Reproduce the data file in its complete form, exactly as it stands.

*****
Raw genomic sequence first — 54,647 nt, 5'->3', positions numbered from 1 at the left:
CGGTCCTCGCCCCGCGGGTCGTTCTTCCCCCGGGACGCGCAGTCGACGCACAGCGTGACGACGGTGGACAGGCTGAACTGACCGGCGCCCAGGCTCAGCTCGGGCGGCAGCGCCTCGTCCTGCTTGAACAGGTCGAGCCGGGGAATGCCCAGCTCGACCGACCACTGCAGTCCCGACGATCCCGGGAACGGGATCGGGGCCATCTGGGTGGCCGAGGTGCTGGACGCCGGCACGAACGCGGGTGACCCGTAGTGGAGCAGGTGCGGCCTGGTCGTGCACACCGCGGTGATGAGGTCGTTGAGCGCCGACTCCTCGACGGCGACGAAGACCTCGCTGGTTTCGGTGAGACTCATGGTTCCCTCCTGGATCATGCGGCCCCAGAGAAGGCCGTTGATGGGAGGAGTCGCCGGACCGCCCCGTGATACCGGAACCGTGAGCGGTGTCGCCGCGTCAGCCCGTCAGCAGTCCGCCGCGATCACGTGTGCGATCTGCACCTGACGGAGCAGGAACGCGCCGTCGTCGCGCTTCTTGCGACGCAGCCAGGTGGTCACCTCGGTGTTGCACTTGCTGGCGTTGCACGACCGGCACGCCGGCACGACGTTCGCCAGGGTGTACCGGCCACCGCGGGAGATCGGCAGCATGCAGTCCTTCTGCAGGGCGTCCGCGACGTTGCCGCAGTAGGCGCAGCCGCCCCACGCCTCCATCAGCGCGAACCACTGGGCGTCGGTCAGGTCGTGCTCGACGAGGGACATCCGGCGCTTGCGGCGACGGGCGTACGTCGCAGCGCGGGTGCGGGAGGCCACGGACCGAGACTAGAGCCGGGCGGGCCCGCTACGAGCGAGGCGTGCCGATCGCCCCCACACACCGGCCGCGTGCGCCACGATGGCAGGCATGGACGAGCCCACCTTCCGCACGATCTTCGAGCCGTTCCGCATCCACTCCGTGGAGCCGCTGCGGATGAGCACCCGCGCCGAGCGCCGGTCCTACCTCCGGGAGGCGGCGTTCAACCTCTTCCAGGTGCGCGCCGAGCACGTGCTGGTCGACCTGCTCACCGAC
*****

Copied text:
Raw genomic sequence first — 54,647 nt, 5'->3', positions numbered from 1 at the left:
CGGTCCTCGCCCCGCGGGTCGTTCTTCCCCCGGGACGCGCAGTCGACGCACAGCGTGACGACGGTGGACAGGCTGAACTGACCGGCGCCCAGGCTCAGCTCGGGCGGCAGCGCCTCGTCCTGCTTGAACAGGTCGAGCCGGGGAATGCCCAGCTCGACCGACCACTGCAGTCCCGACGATCCCGGGAACGGGATCGGGGCCATCTGGGTGGCCGAGGTGCTGGACGCCGGCACGAACGCGGGTGACCCGTAGTGGAGCAGGTGCGGCCTGGTCGTGCACACCGCGGTGATGAGGTCGTTGAGCGCCGACTCCTCGACGGCGACGAAGACCTCGCTGGTTTCGGTGAGACTCATGGTTCCCTCCTGGATCATGCGGCCCCAGAGAAGGCCGTTGATGGGAGGAGTCGCCGGACCGCCCCGTGATACCGGAACCGTGAGCGGTGTCGCCGCGTCAGCCCGTCAGCAGTCCGCCGCGATCACGTGTGCGATCTGCACCTGACGGAGCAGGAACGCGCCGTCGTCGCGCTTCTTGCGACGCAGCCAGGTGGTCACCTCGGTGTTGCACTTGCTGGCGTTGCACGACCGGCACGCCGGCACGACGTTCGCCAGGGTGTACCGGCCACCGCGGGAGATCGGCAGCATGCAGTCCTTCTGCAGGGCGTCCGCGACGTTGCCGCAGTAGGCGCAGCCGCCCCACGCCTCCATCAGCGCGAACCACTGGGCGTCGGTCAGGTCGTGCTCGACGAGGGACATCCGGCGCTTGCGGCGACGGGCGTACGTCGCAGCGCGGGTGCGGGAGGCCACGGACCGAGACTAGAGCCGGGCGGGCCCGCTACGAGCGAGGCGTGCCGATCGCCCCCACACACCGGCCGCGTGCGCCACGATGGCAGGCATGGACGAGCCCACCTTCCGCACGATCTTCGAGCCGTTCCGCATCCACTCCGTGGAGCCGCTGCGGATGAGCACCCGCGCCGAGCGCCGGTCCTACCTCCGGGAGGCGGCGTTCAACCTCTTCCAGGTGCGCGCCGAGCACGTGCTGGTCGACCTGCTCACCGAC